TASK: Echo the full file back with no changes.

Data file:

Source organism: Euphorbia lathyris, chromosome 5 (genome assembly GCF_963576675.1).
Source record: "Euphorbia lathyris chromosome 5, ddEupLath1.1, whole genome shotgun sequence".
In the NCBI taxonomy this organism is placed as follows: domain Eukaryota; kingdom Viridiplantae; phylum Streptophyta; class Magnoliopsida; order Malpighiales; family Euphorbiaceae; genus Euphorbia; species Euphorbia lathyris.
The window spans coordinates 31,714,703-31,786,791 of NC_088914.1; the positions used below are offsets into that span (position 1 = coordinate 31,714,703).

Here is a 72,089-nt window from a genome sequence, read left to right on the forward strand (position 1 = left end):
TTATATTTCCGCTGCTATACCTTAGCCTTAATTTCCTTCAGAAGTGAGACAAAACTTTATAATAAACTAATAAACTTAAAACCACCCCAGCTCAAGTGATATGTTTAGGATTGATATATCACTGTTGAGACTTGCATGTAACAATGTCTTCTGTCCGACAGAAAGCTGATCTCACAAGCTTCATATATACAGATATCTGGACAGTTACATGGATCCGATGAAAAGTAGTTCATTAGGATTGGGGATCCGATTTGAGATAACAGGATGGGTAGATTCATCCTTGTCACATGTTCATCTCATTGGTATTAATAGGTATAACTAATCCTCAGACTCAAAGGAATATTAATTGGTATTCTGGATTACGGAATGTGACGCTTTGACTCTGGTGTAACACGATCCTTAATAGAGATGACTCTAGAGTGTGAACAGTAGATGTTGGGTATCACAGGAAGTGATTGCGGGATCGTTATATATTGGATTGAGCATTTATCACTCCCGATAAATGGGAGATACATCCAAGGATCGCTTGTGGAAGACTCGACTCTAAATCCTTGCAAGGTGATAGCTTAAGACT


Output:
Source organism: Euphorbia lathyris, chromosome 5 (genome assembly GCF_963576675.1).
Source record: "Euphorbia lathyris chromosome 5, ddEupLath1.1, whole genome shotgun sequence".
In the NCBI taxonomy this organism is placed as follows: domain Eukaryota; kingdom Viridiplantae; phylum Streptophyta; class Magnoliopsida; order Malpighiales; family Euphorbiaceae; genus Euphorbia; species Euphorbia lathyris.
The window spans coordinates 31,714,703-31,786,791 of NC_088914.1; the positions used below are offsets into that span (position 1 = coordinate 31,714,703).

Here is a 72,089-nt window from a genome sequence, read left to right on the forward strand (position 1 = left end):
TTATATTTCCGCTGCTATACCTTAGCCTTAATTTCCTTCAGAAGTGAGACAAAACTTTATAATAAACTAATAAACTTAAAACCACCCCAGCTCAAGTGATATGTTTAGGATTGATATATCACTGTTGAGACTTGCATGTAACAATGTCTTCTGTCCGACAGAAAGCTGATCTCACAAGCTTCATATATACAGATATCTGGACAGTTACATGGATCCGATGAAAAGTAGTTCATTAGGATTGGGGATCCGATTTGAGATAACAGGATGGGTAGATTCATCCTTGTCACATGTTCATCTCATTGGTATTAATAGGTATAACTAATCCTCAGACTCAAAGGAATATTAATTGGTATTCTGGATTACGGAATGTGACGCTTTGACTCTGGTGTAACACGATCCTTAATAGAGATGACTCTAGAGTGTGAACAGTAGATGTTGGGTATCACAGGAAGTGATTGCGGGATCGTTATATATTGGATTGAGCATTTATCACTCCCGATAAATGGGAGATACATCCAAGGATCGCTTGTGGAAGACTCGACTCTAAATCCTTGCAAGGTGATAGCTTAAGACT